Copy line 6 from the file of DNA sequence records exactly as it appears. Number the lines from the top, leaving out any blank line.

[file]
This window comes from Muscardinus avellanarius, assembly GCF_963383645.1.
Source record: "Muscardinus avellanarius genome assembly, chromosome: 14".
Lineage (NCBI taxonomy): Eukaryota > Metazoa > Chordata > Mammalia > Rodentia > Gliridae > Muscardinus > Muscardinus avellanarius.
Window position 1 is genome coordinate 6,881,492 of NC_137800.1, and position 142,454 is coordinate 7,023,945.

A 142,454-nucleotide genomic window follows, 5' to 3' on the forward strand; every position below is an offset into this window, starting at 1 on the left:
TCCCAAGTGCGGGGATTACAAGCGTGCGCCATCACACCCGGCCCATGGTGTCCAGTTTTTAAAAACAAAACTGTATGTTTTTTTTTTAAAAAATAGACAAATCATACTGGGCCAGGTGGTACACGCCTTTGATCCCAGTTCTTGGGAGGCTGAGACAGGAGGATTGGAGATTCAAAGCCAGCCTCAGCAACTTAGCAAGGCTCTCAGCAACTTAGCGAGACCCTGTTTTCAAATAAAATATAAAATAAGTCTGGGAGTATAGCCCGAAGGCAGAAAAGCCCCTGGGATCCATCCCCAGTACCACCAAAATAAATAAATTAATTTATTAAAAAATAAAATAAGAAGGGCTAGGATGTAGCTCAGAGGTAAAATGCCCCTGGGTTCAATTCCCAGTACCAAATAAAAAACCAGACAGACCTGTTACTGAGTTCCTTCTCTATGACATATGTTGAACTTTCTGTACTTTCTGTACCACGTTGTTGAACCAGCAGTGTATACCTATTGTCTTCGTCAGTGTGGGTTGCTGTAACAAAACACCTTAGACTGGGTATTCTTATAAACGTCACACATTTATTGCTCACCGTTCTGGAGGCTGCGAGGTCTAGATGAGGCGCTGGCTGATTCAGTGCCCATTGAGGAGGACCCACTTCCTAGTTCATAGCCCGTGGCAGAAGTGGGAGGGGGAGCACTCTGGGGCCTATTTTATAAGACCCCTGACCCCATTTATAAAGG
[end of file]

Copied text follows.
TCCCAAGTGCGGGGATTACAAGCGTGCGCCATCACACCCGGCCCATGGTGTCCAGTTTTTAAAAACAAAACTGTATGTTTTTTTTTTAAAAAATAGACAAATCATACTGGGCCAGGTGGTACACGCCTTTGATCCCAGTTCTTGGGAGGCTGAGACAGGAGGATTGGAGATTCAAAGCCAGCCTCAGCAACTTAGCAAGGCTCTCAGCAACTTAGCGAGACCCTGTTTTCAAATAAAATATAAAATAAGTCTGGGAGTATAGCCCGAAGGCAGAAAAGCCCCTGGGATCCATCCCCAGTACCACCAAAATAAATAAATTAATTTATTAAAAAATAAAATAAGAAGGGCTAGGATGTAGCTCAGAGGTAAAATGCCCCTGGGTTCAATTCCCAGTACCAAATAAAAAACCAGACAGACCTGTTACTGAGTTCCTTCTCTATGACATATGTTGAACTTTCTGTACTTTCTGTACCACGTTGTTGAACCAGCAGTGTATACCTATTGTCTTCGTCAGTGTGGGTTGCTGTAACAAAACACCTTAGACTGGGTATTCTTATAAACGTCACACATTTATTGCTCACCGTTCTGGAGGCTGCGAGGTCTAGATGAGGCGCTGGCTGATTCAGTGCCCATTGAGGAGGACCCACTTCCTAGTTCATAGCCCGTGGCAGAAGTGGGAGGGGGAGCACTCTGGGGCCTATTTTATAAGACCCCTGACCCCATTTATAAAGG